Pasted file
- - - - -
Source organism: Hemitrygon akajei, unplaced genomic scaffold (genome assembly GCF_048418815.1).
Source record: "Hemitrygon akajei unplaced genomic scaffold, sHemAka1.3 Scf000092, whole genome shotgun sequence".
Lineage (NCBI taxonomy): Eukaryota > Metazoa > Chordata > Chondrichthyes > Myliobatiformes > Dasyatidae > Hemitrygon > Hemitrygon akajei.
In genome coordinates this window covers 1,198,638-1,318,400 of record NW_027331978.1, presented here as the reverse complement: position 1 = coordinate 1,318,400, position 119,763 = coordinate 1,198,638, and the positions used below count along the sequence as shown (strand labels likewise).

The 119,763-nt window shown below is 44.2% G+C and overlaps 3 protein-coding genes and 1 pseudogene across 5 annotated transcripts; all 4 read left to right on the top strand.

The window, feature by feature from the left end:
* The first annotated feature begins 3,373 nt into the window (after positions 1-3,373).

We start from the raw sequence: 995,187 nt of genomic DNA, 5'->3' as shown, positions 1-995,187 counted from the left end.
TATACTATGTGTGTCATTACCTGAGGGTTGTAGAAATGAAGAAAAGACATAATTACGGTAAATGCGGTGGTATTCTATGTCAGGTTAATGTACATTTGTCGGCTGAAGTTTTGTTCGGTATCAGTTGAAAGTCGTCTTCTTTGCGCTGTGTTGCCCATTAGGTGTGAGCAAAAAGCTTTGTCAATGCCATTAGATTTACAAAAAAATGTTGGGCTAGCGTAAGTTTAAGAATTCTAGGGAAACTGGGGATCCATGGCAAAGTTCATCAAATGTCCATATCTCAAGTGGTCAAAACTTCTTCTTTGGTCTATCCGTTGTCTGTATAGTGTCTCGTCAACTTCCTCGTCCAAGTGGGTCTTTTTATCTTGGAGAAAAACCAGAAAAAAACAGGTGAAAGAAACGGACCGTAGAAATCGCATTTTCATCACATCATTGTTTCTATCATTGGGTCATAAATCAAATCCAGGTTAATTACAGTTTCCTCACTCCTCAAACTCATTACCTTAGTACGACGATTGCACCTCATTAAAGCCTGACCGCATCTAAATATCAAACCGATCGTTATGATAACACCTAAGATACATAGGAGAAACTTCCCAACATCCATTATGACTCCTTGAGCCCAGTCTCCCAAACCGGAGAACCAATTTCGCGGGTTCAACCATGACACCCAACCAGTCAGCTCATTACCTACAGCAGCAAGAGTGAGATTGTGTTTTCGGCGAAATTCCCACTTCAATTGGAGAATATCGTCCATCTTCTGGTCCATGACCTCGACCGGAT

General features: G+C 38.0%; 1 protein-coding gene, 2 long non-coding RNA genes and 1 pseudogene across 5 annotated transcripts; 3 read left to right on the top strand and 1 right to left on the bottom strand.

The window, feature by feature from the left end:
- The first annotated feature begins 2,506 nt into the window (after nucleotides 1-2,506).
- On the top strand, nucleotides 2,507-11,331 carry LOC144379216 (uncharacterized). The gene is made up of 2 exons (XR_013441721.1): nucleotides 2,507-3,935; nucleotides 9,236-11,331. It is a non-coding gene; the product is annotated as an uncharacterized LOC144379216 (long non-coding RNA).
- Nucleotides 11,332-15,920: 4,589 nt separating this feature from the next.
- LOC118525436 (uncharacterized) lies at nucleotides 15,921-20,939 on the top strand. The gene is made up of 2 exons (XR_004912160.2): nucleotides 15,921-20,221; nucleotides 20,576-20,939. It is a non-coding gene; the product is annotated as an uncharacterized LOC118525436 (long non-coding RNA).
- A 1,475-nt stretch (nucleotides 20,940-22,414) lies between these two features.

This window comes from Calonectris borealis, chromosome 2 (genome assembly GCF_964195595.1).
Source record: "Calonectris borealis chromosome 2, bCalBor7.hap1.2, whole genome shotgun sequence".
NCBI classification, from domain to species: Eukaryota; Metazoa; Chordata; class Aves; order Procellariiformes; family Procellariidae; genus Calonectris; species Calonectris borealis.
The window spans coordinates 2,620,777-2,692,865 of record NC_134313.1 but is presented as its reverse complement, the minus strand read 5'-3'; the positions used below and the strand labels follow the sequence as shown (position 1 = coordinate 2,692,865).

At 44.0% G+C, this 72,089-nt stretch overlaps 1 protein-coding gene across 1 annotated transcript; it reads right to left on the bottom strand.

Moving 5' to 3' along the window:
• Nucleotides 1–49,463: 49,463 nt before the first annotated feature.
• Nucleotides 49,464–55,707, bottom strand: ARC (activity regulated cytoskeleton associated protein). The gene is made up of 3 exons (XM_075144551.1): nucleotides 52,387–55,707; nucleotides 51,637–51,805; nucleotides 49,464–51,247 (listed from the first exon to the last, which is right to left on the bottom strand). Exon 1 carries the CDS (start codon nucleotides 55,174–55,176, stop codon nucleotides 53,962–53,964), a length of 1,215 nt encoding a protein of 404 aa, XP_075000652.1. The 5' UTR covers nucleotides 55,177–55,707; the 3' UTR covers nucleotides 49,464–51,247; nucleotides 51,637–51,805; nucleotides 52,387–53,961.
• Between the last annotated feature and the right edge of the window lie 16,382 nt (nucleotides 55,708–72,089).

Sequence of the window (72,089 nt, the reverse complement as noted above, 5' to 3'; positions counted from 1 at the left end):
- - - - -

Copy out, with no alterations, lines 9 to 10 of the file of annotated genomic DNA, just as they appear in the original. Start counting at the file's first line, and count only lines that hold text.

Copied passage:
TATACTATGTGTGTCATTACCTGAGGGTTGTAGAAATGAAGAAAAGACATAATTACGGTAAATGCGGTGGTATTCTATGTCAGGTTAATGTACATTTGTCGGCTGAAGTTTTGTTCGGTATCAGTTGAAAGTCGTCTTCTTTGCGCTGTGTTGCCCATTAGGTGTGAGCAAAAAGCTTTGTCAATGCCATTAGATTTACAAAAAAATGTTGGGCTAGCGTAAGTTTAAGAATTCTAGGGAAACTGGGGATCCATGGCAAAGTTCATCAAATGTCCATATCTCAAGTGGTCAAAACTTCTTCTTTGGTCTATCCGTTGTCTGTATAGTGTCTCGTCAACTTCCTCGTCCAAGTGGGTCTTTTTATCTTGGAGAAAAACCAGAAAAAAACAGGTGAAAGAAACGGACCGTAGAAATCGCATTTTCATCACATCATTGTTTCTATCATTGGGTCATAAATCAAATCCAGGTTAATTACAGTTTCCTCACTCCTCAAACTCATTACCTTAGTACGACGATTGCACCTCATTAAAGCCTGACCGCATCTAAATATCAAACCGATCGTTATGATAACACCTAAGATACATAGGAGAAACTTCCCAACATCCATTATGACTCCTTGAGCCCAGTCTCCCAAACCGGAGAACCAATTTCGCGGGTTCAACCATGACACCCAACCAGTCAGCTCATTACCTACAGCAGCAAGAGTGAGATTGTGTTTTCGGCGAAATTCCCACTTCAATTGGAGAATATCGTCCATCTTCTGGTCCATGACCTCGACCGGAT

General features: G+C 38.0%; 1 protein-coding gene, 2 long non-coding RNA genes and 1 pseudogene across 5 annotated transcripts; 3 read left to right on the top strand and 1 right to left on the bottom strand.